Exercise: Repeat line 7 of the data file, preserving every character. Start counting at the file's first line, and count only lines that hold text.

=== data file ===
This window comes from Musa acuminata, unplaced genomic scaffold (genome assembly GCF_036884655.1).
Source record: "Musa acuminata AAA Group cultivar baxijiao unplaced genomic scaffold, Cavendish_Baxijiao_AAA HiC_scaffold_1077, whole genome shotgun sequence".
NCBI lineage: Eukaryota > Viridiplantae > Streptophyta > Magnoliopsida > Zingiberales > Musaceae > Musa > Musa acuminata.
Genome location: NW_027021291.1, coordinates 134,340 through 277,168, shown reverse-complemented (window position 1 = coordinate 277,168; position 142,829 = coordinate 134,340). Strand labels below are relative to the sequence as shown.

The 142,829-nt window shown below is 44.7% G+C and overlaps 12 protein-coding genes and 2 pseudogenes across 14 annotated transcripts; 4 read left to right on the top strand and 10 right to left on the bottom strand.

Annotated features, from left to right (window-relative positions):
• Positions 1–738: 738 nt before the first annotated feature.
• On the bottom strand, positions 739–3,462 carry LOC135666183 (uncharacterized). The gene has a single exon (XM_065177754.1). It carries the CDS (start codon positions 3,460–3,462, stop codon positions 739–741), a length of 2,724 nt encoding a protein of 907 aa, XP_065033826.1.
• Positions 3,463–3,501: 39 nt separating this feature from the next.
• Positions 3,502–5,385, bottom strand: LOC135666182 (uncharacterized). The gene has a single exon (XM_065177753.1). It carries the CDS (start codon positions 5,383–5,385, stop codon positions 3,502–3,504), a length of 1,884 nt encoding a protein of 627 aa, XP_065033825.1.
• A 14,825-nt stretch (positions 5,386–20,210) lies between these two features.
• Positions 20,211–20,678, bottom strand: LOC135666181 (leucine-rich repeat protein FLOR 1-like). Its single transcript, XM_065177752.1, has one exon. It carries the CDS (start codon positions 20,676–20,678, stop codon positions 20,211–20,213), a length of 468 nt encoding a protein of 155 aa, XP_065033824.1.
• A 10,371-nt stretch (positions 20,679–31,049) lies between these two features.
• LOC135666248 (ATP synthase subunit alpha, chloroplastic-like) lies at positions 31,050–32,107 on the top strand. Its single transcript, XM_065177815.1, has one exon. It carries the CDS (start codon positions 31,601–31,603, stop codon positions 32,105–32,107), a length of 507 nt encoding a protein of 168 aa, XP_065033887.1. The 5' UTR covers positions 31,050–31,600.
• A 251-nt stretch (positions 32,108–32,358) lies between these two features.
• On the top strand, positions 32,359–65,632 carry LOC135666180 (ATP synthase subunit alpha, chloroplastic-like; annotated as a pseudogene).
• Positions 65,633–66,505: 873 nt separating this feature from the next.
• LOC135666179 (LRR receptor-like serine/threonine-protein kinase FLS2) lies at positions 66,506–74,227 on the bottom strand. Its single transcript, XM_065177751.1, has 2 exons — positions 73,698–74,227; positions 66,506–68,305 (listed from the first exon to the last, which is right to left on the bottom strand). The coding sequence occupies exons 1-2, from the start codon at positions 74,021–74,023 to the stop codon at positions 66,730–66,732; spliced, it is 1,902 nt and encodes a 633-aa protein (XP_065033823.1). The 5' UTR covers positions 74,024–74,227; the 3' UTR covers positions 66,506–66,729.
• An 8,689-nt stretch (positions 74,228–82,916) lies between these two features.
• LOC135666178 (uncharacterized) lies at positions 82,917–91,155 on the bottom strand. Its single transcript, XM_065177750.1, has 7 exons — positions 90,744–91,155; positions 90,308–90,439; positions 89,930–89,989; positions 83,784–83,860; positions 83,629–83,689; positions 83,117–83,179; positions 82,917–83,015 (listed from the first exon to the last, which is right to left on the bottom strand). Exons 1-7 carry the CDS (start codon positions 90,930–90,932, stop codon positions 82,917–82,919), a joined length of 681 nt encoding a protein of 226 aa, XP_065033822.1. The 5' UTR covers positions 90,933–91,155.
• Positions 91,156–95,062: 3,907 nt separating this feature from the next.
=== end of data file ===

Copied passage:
• Positions 1–738: 738 nt before the first annotated feature.